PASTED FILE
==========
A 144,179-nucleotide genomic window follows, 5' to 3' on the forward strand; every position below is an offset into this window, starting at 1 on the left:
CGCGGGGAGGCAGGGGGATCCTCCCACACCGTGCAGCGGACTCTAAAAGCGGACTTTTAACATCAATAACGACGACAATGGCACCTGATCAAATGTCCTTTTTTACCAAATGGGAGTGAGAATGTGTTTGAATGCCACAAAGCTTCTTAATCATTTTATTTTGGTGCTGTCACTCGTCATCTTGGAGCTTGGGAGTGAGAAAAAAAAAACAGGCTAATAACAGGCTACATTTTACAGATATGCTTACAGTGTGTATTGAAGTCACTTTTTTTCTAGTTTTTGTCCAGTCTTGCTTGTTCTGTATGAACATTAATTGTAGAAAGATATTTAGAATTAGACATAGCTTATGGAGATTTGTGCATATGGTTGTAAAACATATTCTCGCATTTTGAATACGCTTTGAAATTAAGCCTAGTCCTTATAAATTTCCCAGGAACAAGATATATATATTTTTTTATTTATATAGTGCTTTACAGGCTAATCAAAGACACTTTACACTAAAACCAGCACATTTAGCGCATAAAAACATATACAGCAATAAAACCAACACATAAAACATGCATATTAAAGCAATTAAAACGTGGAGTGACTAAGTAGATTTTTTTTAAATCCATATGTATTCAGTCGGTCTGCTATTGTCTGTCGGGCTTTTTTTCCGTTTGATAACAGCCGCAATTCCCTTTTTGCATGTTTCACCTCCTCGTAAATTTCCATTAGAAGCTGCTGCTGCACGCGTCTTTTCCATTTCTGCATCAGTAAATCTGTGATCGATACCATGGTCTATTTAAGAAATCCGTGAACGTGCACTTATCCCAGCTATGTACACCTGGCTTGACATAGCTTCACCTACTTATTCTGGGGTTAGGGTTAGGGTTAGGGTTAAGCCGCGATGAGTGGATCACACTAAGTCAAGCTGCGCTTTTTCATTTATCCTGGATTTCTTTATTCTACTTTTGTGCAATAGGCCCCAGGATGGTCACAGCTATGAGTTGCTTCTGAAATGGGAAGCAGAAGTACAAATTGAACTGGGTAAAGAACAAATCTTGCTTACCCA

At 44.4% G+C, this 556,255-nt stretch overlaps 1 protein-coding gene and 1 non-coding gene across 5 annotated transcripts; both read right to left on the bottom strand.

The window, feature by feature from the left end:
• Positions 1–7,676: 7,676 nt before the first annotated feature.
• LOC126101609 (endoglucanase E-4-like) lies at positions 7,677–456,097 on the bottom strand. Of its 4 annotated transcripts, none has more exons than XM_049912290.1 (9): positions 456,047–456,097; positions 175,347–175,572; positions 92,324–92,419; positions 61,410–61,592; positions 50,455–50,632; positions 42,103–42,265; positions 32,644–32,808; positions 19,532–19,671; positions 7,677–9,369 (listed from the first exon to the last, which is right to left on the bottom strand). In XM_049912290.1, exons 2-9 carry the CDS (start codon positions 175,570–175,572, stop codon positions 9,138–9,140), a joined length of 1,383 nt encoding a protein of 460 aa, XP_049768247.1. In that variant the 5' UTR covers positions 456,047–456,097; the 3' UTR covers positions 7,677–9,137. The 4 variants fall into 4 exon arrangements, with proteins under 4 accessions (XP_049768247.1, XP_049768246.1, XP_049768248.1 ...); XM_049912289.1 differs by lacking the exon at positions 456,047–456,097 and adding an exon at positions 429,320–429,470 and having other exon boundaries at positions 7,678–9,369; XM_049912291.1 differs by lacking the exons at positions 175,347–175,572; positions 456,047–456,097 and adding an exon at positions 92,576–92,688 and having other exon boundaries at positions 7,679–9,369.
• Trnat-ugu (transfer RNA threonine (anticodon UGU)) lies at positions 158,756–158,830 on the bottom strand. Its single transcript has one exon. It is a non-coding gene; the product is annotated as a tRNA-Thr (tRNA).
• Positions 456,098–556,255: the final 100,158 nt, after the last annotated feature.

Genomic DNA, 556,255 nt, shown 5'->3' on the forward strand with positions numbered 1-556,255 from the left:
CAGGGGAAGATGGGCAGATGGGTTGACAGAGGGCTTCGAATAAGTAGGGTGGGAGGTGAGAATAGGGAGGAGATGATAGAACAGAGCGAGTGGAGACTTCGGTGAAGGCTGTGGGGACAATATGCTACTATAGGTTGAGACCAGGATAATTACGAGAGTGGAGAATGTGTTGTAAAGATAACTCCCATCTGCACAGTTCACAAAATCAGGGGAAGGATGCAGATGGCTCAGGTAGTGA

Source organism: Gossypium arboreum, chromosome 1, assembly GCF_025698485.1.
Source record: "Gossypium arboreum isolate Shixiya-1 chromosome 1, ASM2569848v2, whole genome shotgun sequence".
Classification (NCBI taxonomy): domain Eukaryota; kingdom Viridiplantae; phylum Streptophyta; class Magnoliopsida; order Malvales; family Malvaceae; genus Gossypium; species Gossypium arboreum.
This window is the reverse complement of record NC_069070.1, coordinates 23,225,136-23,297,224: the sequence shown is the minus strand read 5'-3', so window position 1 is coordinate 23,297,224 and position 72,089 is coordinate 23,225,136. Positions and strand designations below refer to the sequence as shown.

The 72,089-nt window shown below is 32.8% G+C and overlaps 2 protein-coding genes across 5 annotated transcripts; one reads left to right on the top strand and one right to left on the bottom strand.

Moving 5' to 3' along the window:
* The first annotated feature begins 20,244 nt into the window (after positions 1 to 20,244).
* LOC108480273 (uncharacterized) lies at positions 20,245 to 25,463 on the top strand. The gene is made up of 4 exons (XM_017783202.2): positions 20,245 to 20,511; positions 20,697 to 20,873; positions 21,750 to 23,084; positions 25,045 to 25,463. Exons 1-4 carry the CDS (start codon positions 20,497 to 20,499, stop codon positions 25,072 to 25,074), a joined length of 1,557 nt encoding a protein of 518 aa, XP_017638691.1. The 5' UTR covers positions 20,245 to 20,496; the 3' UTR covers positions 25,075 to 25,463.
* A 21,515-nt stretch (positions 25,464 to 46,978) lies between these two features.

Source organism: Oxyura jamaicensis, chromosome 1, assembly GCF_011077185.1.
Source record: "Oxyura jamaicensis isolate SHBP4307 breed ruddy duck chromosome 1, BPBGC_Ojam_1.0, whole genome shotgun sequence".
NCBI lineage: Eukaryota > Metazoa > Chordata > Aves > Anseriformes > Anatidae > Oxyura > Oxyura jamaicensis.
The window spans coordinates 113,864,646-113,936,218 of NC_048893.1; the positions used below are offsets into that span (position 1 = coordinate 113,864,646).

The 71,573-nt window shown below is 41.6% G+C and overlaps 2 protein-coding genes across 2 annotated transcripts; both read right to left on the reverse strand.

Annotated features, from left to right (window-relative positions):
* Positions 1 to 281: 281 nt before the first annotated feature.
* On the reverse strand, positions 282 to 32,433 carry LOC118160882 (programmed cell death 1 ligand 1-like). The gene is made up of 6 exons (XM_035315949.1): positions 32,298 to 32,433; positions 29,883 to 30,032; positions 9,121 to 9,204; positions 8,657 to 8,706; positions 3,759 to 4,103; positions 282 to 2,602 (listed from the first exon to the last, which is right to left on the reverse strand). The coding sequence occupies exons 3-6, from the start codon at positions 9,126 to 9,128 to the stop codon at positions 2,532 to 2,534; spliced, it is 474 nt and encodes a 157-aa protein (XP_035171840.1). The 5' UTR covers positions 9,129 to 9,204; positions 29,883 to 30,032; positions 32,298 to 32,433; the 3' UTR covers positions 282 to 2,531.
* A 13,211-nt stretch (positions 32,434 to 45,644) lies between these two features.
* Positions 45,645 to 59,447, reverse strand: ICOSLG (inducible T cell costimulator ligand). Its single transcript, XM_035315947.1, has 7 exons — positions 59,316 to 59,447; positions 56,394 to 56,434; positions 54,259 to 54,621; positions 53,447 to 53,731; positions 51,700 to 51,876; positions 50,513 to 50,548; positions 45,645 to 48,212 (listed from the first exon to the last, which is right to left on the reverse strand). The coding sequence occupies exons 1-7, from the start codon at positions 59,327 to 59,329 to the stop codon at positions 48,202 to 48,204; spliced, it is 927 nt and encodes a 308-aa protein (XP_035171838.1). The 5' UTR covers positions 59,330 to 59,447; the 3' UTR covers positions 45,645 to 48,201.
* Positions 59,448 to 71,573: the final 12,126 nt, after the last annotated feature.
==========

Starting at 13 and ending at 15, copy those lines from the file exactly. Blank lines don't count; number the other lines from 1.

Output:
Classification (NCBI taxonomy): domain Eukaryota; kingdom Viridiplantae; phylum Streptophyta; class Magnoliopsida; order Malvales; family Malvaceae; genus Gossypium; species Gossypium arboreum.
This window is the reverse complement of record NC_069070.1, coordinates 23,225,136-23,297,224: the sequence shown is the minus strand read 5'-3', so window position 1 is coordinate 23,297,224 and position 72,089 is coordinate 23,225,136. Positions and strand designations below refer to the sequence as shown.

The 72,089-nt window shown below is 32.8% G+C and overlaps 2 protein-coding genes across 5 annotated transcripts; one reads left to right on the top strand and one right to left on the bottom strand.